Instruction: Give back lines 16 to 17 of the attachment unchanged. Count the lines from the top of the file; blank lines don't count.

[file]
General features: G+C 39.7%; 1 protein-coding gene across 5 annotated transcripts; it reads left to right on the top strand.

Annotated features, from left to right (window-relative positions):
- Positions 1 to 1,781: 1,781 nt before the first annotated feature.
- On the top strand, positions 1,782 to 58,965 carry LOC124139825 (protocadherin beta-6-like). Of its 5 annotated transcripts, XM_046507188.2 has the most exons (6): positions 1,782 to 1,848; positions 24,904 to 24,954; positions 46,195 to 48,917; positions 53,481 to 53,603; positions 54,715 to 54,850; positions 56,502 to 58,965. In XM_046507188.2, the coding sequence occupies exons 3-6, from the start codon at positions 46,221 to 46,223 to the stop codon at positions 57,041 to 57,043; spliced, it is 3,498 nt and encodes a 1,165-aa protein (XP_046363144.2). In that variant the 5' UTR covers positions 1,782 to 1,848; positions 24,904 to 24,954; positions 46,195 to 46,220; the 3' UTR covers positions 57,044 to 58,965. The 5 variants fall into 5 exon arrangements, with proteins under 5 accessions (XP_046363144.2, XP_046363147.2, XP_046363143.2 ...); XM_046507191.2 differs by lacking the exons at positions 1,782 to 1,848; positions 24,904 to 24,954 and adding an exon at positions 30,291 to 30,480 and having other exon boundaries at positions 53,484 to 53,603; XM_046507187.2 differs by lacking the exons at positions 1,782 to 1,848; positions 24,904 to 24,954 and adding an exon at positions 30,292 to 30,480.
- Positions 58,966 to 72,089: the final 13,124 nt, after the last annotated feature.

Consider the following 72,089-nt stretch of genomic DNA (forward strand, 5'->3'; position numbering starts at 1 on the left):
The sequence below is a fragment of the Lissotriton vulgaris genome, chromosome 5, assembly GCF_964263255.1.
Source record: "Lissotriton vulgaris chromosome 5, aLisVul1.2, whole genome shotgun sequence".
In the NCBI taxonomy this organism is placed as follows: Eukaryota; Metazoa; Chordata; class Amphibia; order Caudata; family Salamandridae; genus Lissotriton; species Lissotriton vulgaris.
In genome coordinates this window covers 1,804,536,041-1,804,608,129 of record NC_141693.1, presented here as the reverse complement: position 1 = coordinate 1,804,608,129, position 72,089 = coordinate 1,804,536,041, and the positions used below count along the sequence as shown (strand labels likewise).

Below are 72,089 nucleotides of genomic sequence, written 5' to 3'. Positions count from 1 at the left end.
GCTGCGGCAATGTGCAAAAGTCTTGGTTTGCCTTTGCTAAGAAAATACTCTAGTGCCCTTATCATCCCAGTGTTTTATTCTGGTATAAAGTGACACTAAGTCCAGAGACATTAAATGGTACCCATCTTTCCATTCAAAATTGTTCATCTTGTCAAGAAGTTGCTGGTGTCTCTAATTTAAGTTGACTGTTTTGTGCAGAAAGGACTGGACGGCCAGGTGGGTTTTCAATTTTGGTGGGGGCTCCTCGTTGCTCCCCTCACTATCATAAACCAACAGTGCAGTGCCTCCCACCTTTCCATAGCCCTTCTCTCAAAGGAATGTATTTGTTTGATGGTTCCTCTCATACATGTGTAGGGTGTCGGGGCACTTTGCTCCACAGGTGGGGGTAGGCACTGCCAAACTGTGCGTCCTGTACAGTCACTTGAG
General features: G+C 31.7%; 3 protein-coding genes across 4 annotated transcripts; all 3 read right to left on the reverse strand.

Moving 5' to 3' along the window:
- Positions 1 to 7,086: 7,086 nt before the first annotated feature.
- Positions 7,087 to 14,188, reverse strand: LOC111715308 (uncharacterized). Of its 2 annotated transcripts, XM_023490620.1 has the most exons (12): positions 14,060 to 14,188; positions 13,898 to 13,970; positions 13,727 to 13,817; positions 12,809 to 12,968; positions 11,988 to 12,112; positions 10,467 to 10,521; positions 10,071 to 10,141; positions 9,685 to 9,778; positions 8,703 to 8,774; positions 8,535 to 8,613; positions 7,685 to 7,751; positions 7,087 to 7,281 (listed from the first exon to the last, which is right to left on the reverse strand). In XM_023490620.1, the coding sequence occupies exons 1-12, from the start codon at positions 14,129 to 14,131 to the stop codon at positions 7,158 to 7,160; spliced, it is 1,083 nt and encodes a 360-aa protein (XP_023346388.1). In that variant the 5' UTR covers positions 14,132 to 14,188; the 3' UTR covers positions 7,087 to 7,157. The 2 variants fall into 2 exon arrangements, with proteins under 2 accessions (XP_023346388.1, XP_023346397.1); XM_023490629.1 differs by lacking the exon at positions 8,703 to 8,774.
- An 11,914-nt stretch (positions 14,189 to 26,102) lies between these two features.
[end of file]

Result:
- Positions 7,087 to 14,188, reverse strand: LOC111715308 (uncharacterized). Of its 2 annotated transcripts, XM_023490620.1 has the most exons (12): positions 14,060 to 14,188; positions 13,898 to 13,970; positions 13,727 to 13,817; positions 12,809 to 12,968; positions 11,988 to 12,112; positions 10,467 to 10,521; positions 10,071 to 10,141; positions 9,685 to 9,778; positions 8,703 to 8,774; positions 8,535 to 8,613; positions 7,685 to 7,751; positions 7,087 to 7,281 (listed from the first exon to the last, which is right to left on the reverse strand). In XM_023490620.1, the coding sequence occupies exons 1-12, from the start codon at positions 14,129 to 14,131 to the stop codon at positions 7,158 to 7,160; spliced, it is 1,083 nt and encodes a 360-aa protein (XP_023346388.1). In that variant the 5' UTR covers positions 14,132 to 14,188; the 3' UTR covers positions 7,087 to 7,157. The 2 variants fall into 2 exon arrangements, with proteins under 2 accessions (XP_023346388.1, XP_023346397.1); XM_023490629.1 differs by lacking the exon at positions 8,703 to 8,774.
- An 11,914-nt stretch (positions 14,189 to 26,102) lies between these two features.